In 2019, we gave teskits to 27 groups in 16 data-deficient sub-watersheds across Canada. At the end of the program, 83% of participants reported feeling like ‘their actions can make a difference in helping conserve the natural environment.’ This was significant, since research suggests that continued engagement in citizen science activities is influenced by whether volunteers feel like their efforts are helpful. Because of this, showing people how they can help make a difference is one of our main priorities- it helps motivate people to keep testing the water and report issues
Behavioral Levers Utilized
As needed, please explain how you utilized the lever(s) in more detail.
CHOICE ARCHITECTURE: Traditionally, water quality monitoring has been (and in many ways, continues to be) expensive, time-consuming, and complicated. Our mission is to democratize water quality testing, by reducing as many barriers as we can. We utilize choice architecture by encouraging our users to test once a month on a specified testing weekend. We also ensure that our tools provide results that are easy to interpret and input into our data platform, thereby eliminating any ‘guesswork.’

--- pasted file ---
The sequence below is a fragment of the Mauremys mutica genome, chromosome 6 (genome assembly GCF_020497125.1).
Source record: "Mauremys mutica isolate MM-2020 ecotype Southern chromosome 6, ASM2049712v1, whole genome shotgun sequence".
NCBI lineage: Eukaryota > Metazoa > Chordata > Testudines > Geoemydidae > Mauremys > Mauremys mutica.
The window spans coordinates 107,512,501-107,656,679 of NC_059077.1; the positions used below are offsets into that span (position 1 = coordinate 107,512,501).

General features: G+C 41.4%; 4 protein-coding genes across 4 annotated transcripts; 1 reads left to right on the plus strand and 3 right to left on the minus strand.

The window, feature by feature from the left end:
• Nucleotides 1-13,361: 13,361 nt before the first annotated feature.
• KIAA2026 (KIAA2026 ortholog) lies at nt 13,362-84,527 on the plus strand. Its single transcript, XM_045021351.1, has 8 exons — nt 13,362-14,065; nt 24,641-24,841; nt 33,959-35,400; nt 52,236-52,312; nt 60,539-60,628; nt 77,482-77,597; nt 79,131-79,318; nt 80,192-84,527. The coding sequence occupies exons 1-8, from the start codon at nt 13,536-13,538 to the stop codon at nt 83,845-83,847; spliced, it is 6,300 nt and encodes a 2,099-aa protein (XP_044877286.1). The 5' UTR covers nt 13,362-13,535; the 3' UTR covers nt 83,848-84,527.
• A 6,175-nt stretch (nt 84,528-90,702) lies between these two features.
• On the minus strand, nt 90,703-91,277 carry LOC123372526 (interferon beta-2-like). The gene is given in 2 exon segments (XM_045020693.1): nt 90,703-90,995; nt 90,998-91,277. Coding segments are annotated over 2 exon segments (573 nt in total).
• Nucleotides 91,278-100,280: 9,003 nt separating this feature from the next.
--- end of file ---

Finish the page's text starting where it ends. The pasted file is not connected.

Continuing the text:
INFORMATION: We utilize the information lever highly. Our messaging frequently relies on the fact that there are large data gaps across Canada as far as water quality is concerned, which is shocking to most people, and which motivates them to act. We also provide our users with easy to follow guides, educational videos, and training webinars which show them that water quality monitoring isn’t as intimidating as they might think, and that they are more than capable of taking part in it.